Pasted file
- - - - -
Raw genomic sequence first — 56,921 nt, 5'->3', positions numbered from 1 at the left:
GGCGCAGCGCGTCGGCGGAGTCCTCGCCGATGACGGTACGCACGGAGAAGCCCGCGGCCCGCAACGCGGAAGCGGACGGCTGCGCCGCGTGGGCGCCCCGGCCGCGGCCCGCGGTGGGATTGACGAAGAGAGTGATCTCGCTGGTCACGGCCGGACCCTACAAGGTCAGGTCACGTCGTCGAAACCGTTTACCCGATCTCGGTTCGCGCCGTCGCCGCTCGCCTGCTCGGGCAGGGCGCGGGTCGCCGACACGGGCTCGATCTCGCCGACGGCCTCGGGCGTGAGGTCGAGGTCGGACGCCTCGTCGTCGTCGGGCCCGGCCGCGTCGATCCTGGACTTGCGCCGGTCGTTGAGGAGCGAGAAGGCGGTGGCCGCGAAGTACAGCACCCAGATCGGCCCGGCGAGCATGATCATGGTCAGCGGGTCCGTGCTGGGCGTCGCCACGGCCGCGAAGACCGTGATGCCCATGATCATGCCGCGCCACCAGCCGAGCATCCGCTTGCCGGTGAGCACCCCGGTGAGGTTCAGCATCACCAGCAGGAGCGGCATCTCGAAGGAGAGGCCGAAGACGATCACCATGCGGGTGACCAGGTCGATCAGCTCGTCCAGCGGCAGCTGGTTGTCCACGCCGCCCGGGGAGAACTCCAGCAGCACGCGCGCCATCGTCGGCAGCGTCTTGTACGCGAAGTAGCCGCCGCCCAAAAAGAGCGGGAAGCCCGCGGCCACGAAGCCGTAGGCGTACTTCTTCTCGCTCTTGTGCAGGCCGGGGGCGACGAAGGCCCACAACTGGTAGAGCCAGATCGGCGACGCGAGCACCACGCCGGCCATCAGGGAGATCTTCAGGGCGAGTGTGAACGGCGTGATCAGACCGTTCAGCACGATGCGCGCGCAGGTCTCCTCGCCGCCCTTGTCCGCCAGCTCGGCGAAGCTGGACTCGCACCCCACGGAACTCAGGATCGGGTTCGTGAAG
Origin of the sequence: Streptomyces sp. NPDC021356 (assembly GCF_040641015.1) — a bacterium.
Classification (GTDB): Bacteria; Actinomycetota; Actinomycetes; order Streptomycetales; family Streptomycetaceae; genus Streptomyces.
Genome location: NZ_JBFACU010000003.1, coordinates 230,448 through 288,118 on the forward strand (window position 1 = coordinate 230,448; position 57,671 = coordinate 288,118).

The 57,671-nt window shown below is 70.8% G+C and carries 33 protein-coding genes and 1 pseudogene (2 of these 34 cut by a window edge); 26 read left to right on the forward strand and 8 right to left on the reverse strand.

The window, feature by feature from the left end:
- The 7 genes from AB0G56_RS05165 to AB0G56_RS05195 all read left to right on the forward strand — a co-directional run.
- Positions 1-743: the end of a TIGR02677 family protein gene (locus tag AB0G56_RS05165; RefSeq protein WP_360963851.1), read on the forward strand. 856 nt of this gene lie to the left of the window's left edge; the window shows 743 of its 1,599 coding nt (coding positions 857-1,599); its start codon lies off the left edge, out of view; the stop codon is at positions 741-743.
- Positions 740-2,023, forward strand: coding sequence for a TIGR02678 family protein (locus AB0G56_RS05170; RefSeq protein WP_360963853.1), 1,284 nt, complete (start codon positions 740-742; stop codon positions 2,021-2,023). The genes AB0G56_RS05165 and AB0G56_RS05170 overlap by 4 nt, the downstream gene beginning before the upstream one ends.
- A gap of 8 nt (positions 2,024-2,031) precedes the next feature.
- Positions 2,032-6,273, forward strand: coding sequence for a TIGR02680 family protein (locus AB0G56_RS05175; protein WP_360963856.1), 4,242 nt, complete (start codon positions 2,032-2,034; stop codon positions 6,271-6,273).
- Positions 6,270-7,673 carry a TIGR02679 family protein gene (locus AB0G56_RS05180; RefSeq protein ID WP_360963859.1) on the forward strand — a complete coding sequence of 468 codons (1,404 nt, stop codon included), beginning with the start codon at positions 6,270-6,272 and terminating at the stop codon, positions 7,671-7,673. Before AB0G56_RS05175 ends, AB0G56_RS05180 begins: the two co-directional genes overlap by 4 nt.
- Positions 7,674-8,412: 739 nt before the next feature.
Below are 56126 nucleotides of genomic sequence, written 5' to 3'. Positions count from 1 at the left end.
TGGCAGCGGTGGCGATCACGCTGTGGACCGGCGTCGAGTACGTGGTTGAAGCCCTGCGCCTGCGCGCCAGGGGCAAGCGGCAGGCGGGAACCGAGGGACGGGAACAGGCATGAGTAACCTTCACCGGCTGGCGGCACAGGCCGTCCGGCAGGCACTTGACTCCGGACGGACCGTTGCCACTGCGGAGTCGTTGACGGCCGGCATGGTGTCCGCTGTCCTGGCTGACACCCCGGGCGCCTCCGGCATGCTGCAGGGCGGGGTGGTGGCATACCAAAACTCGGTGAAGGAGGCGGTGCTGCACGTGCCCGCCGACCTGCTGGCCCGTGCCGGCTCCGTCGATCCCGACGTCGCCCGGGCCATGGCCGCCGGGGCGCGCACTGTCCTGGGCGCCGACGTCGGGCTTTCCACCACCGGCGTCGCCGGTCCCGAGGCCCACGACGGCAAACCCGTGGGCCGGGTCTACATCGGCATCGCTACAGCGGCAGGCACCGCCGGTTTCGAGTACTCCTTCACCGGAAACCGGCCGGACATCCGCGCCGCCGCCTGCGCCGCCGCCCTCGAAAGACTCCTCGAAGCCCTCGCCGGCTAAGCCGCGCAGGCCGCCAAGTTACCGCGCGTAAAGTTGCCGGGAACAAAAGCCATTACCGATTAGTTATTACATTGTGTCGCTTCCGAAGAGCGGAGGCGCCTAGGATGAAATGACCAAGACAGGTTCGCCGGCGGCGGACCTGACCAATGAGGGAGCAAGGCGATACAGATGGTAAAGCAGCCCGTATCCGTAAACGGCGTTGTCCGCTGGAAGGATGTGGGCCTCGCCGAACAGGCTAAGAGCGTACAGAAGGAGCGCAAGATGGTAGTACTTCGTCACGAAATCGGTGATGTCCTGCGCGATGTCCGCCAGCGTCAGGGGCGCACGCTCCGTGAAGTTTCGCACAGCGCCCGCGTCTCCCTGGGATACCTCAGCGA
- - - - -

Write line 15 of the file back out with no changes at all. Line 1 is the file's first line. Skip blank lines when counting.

Below are 56126 nucleotides of genomic sequence, written 5' to 3'. Positions count from 1 at the left end.